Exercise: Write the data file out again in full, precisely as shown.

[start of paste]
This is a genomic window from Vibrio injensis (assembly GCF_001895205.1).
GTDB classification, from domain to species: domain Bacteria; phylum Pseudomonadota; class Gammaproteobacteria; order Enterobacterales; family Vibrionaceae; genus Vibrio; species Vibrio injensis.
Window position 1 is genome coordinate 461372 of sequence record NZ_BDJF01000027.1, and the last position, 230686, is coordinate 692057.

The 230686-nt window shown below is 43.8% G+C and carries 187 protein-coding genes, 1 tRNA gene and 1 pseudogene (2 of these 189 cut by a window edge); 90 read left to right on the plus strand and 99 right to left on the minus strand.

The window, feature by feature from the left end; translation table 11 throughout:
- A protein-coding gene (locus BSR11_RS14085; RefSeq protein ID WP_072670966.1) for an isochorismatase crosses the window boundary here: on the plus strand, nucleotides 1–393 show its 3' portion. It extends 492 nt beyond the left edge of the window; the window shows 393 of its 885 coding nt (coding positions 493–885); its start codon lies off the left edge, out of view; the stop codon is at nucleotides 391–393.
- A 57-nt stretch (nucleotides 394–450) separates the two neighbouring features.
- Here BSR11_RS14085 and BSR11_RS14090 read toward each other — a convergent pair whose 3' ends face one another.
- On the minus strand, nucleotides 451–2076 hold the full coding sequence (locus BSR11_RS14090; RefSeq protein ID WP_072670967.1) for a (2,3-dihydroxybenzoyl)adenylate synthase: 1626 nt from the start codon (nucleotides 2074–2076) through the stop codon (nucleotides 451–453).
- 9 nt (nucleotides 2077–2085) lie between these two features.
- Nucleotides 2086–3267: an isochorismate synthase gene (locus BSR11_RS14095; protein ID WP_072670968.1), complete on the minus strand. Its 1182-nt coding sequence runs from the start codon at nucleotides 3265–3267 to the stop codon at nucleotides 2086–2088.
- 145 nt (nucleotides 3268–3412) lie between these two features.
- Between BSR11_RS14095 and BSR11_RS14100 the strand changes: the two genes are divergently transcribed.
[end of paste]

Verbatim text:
This is a genomic window from Vibrio injensis (assembly GCF_001895205.1).
GTDB classification, from domain to species: domain Bacteria; phylum Pseudomonadota; class Gammaproteobacteria; order Enterobacterales; family Vibrionaceae; genus Vibrio; species Vibrio injensis.
Window position 1 is genome coordinate 461372 of sequence record NZ_BDJF01000027.1, and the last position, 230686, is coordinate 692057.

The 230686-nt window shown below is 43.8% G+C and carries 187 protein-coding genes, 1 tRNA gene and 1 pseudogene (2 of these 189 cut by a window edge); 90 read left to right on the plus strand and 99 right to left on the minus strand.

The window, feature by feature from the left end; translation table 11 throughout:
- A protein-coding gene (locus BSR11_RS14085; RefSeq protein ID WP_072670966.1) for an isochorismatase crosses the window boundary here: on the plus strand, nucleotides 1–393 show its 3' portion. It extends 492 nt beyond the left edge of the window; the window shows 393 of its 885 coding nt (coding positions 493–885); its start codon lies off the left edge, out of view; the stop codon is at nucleotides 391–393.
- A 57-nt stretch (nucleotides 394–450) separates the two neighbouring features.
- Here BSR11_RS14085 and BSR11_RS14090 read toward each other — a convergent pair whose 3' ends face one another.
- On the minus strand, nucleotides 451–2076 hold the full coding sequence (locus BSR11_RS14090; RefSeq protein ID WP_072670967.1) for a (2,3-dihydroxybenzoyl)adenylate synthase: 1626 nt from the start codon (nucleotides 2074–2076) through the stop codon (nucleotides 451–453).
- 9 nt (nucleotides 2077–2085) lie between these two features.
- Nucleotides 2086–3267: an isochorismate synthase gene (locus BSR11_RS14095; protein ID WP_072670968.1), complete on the minus strand. Its 1182-nt coding sequence runs from the start codon at nucleotides 3265–3267 to the stop codon at nucleotides 2086–2088.
- 145 nt (nucleotides 3268–3412) lie between these two features.
- Between BSR11_RS14095 and BSR11_RS14100 the strand changes: the two genes are divergently transcribed.